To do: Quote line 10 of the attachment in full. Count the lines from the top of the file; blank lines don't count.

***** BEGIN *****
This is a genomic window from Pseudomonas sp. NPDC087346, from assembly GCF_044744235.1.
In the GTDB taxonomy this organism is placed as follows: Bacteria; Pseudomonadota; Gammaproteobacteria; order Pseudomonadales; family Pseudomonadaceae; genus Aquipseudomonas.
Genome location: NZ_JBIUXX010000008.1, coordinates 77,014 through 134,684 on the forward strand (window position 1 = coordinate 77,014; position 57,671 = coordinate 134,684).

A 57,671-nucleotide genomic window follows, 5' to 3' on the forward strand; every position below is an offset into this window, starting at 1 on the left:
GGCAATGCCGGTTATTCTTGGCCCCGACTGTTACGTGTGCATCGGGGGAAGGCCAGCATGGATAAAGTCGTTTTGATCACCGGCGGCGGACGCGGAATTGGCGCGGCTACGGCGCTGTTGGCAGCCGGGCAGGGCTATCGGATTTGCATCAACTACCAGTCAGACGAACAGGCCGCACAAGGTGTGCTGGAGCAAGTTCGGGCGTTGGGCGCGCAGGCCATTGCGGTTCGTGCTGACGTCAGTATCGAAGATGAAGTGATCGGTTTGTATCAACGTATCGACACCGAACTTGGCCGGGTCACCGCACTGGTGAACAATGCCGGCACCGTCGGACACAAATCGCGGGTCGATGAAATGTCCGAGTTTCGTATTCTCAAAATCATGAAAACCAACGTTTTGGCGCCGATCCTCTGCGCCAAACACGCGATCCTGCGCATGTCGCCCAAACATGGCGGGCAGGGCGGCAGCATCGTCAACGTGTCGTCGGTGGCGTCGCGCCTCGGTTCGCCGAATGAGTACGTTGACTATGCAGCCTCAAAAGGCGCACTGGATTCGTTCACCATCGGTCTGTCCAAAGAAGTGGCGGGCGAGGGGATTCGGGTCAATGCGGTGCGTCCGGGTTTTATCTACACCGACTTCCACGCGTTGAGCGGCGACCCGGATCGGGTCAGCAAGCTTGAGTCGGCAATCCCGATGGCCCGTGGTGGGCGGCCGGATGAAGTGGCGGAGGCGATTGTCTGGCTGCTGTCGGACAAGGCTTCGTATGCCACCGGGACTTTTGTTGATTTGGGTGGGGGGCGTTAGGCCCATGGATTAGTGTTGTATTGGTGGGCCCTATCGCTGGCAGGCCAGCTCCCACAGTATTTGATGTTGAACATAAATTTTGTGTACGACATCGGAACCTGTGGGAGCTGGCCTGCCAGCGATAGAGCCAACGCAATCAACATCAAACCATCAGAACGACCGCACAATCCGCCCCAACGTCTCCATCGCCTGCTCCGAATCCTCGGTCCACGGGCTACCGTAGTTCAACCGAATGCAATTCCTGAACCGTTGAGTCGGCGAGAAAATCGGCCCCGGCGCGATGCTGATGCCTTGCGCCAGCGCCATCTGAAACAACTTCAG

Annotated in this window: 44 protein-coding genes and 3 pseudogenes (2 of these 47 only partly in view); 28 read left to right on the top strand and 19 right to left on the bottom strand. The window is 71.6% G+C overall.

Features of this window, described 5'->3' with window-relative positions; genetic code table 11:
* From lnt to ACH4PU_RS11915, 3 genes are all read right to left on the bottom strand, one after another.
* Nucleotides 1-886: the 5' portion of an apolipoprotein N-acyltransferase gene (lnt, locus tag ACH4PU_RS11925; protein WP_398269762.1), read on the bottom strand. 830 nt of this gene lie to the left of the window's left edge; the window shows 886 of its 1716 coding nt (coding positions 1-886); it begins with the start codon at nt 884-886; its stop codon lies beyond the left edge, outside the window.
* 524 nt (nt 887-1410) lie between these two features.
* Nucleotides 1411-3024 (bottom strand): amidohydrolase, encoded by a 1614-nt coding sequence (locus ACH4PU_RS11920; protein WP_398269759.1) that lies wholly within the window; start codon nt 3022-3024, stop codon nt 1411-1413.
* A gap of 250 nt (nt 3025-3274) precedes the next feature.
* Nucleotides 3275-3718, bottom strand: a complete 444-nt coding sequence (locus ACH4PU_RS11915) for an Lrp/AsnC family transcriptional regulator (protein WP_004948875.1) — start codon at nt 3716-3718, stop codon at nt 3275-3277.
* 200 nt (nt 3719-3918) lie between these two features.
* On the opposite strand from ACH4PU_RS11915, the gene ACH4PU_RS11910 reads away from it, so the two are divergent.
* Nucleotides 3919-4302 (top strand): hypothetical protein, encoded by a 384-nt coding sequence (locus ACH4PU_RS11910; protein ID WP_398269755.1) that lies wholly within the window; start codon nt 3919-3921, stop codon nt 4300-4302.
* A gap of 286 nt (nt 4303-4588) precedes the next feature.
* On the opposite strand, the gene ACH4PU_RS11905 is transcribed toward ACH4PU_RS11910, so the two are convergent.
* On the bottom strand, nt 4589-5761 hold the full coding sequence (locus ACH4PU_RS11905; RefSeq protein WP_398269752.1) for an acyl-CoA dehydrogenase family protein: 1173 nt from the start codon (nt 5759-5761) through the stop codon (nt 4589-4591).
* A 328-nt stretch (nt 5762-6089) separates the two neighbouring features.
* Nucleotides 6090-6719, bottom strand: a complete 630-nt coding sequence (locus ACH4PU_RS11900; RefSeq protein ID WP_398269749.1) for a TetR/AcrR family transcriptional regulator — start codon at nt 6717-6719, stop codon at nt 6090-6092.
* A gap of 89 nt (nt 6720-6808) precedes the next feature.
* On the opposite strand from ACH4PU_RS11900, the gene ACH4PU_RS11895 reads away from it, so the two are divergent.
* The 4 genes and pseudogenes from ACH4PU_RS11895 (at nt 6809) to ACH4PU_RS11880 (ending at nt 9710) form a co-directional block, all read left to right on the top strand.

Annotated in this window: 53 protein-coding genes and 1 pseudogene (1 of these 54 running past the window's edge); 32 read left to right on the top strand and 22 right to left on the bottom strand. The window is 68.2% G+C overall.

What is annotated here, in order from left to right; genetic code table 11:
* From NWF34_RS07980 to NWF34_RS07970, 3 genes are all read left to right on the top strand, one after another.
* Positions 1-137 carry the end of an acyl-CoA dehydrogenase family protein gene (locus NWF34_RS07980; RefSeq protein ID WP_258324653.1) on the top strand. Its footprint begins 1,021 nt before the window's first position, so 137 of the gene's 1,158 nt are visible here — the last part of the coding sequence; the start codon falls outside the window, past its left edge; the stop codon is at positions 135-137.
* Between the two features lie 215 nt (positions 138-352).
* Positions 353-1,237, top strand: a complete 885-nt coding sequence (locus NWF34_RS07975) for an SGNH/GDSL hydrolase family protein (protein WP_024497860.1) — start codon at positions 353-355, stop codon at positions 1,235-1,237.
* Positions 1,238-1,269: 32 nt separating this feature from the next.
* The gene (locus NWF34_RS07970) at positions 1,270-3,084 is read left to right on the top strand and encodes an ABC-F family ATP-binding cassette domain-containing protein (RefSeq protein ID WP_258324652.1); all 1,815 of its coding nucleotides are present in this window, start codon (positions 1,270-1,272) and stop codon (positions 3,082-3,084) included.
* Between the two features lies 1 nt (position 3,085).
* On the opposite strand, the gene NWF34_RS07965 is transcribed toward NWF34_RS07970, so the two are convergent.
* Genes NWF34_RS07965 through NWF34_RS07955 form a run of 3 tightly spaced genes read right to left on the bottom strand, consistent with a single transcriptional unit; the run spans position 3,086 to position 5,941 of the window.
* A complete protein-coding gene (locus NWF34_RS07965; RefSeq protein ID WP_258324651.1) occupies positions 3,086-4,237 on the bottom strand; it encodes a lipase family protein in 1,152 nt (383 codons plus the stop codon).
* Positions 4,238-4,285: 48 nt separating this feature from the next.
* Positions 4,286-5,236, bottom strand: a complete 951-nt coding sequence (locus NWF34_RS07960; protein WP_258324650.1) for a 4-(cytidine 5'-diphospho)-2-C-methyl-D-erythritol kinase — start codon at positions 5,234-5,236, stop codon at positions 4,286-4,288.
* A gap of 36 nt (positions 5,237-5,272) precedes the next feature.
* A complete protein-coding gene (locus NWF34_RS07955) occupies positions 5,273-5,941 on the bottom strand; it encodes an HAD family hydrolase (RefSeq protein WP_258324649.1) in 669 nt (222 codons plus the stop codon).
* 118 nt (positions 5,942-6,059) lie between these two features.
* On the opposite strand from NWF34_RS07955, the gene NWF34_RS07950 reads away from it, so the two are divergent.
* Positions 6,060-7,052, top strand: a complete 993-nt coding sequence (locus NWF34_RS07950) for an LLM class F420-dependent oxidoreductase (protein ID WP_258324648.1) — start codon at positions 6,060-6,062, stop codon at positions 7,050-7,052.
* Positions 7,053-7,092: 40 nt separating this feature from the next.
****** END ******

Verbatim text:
* 524 nt (nt 887-1410) lie between these two features.